March 12, 2008
Virtually unknown until the Swiss bank Julius Baer tried to censor it for publishing allegations of financial hanky-panky, a website called Wikileaks has catapulted to fame as a potential tool for journalists... and those who leak to them.
After an initial unsuccessful attempt Feb. 15, 2008, to shut the site down, a U.S. District Court in San Francisco reversed field - and soon the accused bank withdrew its indiscriminate request for prior restraint, not merely of publication of documents that seemed to prove its own wrongdoing, but of everything else published on the site.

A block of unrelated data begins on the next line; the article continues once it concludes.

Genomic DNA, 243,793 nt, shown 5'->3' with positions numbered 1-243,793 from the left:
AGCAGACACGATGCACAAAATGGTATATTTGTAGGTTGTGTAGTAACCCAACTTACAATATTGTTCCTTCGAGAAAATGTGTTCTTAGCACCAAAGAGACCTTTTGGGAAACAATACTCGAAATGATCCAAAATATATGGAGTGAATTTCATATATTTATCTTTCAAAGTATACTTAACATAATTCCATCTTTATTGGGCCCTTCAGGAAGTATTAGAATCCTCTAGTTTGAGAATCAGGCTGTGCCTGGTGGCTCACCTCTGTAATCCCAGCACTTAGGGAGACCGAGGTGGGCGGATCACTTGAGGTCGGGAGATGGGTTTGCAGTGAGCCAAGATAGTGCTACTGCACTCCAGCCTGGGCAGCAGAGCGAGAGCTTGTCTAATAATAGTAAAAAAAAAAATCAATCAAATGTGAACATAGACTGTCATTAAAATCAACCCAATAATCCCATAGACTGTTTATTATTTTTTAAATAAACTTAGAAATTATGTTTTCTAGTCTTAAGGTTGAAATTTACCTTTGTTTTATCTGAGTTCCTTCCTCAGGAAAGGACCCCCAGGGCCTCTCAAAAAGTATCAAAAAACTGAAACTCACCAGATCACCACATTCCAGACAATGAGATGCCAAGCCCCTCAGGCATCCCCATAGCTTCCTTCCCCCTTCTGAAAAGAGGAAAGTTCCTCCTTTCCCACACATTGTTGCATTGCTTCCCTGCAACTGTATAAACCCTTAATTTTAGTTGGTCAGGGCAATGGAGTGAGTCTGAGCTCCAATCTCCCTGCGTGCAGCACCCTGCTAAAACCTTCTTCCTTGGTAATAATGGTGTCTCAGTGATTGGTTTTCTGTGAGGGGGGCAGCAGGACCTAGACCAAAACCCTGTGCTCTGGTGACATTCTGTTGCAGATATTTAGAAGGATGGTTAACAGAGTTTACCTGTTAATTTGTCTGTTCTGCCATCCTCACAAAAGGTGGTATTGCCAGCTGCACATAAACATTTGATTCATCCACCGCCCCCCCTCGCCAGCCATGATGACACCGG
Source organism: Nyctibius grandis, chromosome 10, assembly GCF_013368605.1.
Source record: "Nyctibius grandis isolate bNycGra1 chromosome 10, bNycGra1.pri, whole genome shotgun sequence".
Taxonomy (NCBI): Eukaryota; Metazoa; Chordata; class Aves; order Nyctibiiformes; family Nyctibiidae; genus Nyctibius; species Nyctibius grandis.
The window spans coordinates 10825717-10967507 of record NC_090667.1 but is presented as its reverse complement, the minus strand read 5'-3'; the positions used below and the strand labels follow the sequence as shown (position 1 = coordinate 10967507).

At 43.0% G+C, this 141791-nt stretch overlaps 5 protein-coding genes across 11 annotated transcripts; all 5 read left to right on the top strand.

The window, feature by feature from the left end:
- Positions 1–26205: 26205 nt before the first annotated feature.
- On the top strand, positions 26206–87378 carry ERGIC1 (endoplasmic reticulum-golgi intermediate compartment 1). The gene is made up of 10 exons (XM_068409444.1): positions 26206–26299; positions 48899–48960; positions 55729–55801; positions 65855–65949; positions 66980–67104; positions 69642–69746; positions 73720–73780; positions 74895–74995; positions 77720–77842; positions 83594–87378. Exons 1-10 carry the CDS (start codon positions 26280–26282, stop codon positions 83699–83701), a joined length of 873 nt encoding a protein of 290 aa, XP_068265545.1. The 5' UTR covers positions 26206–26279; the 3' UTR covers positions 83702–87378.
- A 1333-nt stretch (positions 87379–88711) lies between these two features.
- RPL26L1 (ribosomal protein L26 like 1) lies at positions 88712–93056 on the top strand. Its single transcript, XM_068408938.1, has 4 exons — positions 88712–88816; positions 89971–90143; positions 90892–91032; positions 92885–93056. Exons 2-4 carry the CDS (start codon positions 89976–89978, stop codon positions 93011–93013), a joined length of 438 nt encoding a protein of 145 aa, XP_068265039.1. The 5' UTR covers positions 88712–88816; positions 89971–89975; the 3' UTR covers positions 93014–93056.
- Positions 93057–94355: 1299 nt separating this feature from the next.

The site uses a "wiki" model of collaborative publishing. But it claims it uses procedures they hope will make it "an uncensorable system for untraceable mass document leaking and public analysis."